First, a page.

This Sunday I raced Kutztown Cross Day 2 as part of the PACX series. We had our normal team on show with a new racer and racer we haven’t seen in a while. Kutztown puts on a Friday night light race for bologna, a Saturday race for the MAC series, and a Sunday race for PACX. I wished I could have rode the Friday night bologna race, but with family in town and some sick kiddos, it was not possible. I did have the opportunity to get my parents, mother-in-law, and my aunt to see what cyclocross was all about. I do get quite a few questions about cyclocross racing from my family, so it was nice for them to actually witness a real live cross race. Explaining it doesn’t really do it justice. Now, let’s talk about the Kutztown race.
Kutztown is a very flat course. However, the race promoter does a very good job with what he has to work with. The course layout is practically flawless. A solid prologue, straight areas to pass, turns to challenge your corning skills, some large rollers to test your mettle, and two sets of barriers to get on and off the bicycle. The course is built for someone who can just lay down the power for a solid 45 minutes while being able to rail the grass corners at high speed. The only thing you could do for that course to make it a little more interesting is build in a fly over or put in a sand pit. However, the way it is set up now, this is a straight up grass crit race. Lots and lots of steady power required. A lot of cross racers love that type of racing. I knew my performance on Sunday was going to be rough even though I do well on these types of courses.
The kids were sick all week. We’ve been dealing with barfing, coughing, and general crankiness. Combine that with my parents visiting and myself trying to hold a peak for 5 weeks now; well, my goal on this race was to not be last place. Goal barely accomplished. I was 11th out of 12 racers and I had to dig deep just to pass and hold my gap on the last rider.
I was more impressed with the other racer’s performances. As you can see from the lap times emailed by the race promoter (I love this by the way), I am in no way, shape, or form competitive in the 35+ category. I knew this coming into the race, I knew there wasn’t going to be anything left in my legs, I knew that the 5th glass of wine I had Saturday night wasn’t going to help, I knew all of these things but still had a good time. I was most impressed with Matthew Morrison’s performance.
I was able to watch Matt from the back. He was really riding a fantastic race. As you can see from the cross results race predictor he really had a phenomenal race. He placed 3 ahead of where he was predicted to place. The race predictor had me placing dead last and I only wanted to beat that damn prediction. Well, mission accomplished.
After racing most of the races within the PACX series, all I can say is I’m thoroughly impressed with the capabilities of these masters racers. The full results are up here (Kutztown Results) on the internet. The winner in the 35+ would have placed 6th in the men’s elite field according to lap times and the 45+ winner would have beat all us if he raced in our category. It’s really humbling to see how strong some of these guys are, and I’m not frustrated with it at all. I admire their capabilities and the amount of work they put in to be in that kind of shape. I only wish I had that talent and that kind of time to really get strong.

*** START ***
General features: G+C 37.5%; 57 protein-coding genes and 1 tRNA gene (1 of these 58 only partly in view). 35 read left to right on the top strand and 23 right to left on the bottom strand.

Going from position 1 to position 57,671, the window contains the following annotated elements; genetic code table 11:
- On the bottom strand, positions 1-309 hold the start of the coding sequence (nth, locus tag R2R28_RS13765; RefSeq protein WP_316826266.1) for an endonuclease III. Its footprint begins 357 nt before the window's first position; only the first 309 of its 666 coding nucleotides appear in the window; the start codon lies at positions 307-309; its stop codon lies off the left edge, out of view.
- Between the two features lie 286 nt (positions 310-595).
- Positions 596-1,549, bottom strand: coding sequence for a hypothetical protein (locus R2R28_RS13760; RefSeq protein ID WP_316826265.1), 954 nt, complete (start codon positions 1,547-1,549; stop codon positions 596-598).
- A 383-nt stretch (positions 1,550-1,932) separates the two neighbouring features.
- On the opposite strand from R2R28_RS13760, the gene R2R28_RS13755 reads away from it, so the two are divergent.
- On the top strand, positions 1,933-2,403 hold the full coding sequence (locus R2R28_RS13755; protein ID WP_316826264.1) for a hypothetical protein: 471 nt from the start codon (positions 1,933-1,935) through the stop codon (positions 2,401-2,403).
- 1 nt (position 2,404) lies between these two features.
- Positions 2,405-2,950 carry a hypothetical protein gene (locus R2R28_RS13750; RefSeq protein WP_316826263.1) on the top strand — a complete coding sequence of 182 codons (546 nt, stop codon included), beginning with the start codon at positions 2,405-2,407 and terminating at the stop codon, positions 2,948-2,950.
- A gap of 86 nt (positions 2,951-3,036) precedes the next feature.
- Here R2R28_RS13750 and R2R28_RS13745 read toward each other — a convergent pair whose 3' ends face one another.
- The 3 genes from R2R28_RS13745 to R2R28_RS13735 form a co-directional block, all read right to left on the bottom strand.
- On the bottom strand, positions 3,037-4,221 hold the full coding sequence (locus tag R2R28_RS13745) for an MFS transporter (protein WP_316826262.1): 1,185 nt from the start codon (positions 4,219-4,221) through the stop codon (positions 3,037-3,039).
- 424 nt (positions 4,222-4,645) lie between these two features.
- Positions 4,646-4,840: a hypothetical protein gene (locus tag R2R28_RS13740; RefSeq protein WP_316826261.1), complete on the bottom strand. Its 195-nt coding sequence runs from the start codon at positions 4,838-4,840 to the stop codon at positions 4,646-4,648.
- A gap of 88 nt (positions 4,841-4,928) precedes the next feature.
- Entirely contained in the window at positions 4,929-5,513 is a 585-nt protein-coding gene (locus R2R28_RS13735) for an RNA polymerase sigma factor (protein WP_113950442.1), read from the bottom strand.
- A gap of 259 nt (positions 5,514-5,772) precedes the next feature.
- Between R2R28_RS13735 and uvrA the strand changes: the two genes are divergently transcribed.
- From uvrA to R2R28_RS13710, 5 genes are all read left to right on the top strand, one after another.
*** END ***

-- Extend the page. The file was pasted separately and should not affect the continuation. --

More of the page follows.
Racing bikes is nothing like running. I’m pretty solid runner. I can go out right now without having ran one mile and put up a 7:30 mile on a 5K. Give me about 3 months and my run times will be down in the sub 6 minute range. I’ve found that running fitness does not translate to great bike fitness.
I’m on my third year now of racing bicycles. I moved to bicycle racing because I have some pretty bad achilles tendonitis. I’ve had surgery on one of my achilles in 2009 to repair some extensive damage. Running aggravates my achilles badly but cycling doesn’t bother me at all. I had to leave the military sooner than I would have liked because my achilles bothered me so much on runs and marches.
My first year cycling I had all of these great aspirations. I believed my running fitness would transfer directly to cycling with only a little bit of work. I was used to being on the podium for my age group in running races but have rarely seen the podium these last three years on the bicycle. I’ve learned that it takes time to build cycling fitness. You can’t just build cycling fitness in one or two years. These guys that are riding well above my level have been riding their bicycles for years. I’m hoping when I hit the 5 year mark of consistent training I might be a top 10 guy in the 45+ group. Next year is my last year in the 35+ and then I move on to another old man’s category. However, these “old guys” are still riding at a very high level. I always remember it’s important to enjoy the process, admire the dedication and work that others put into their sport, and just have a good time with it.
Most of all, when the race predictor has you in last place man, just pushed the peddles harder and “embrace the suck!”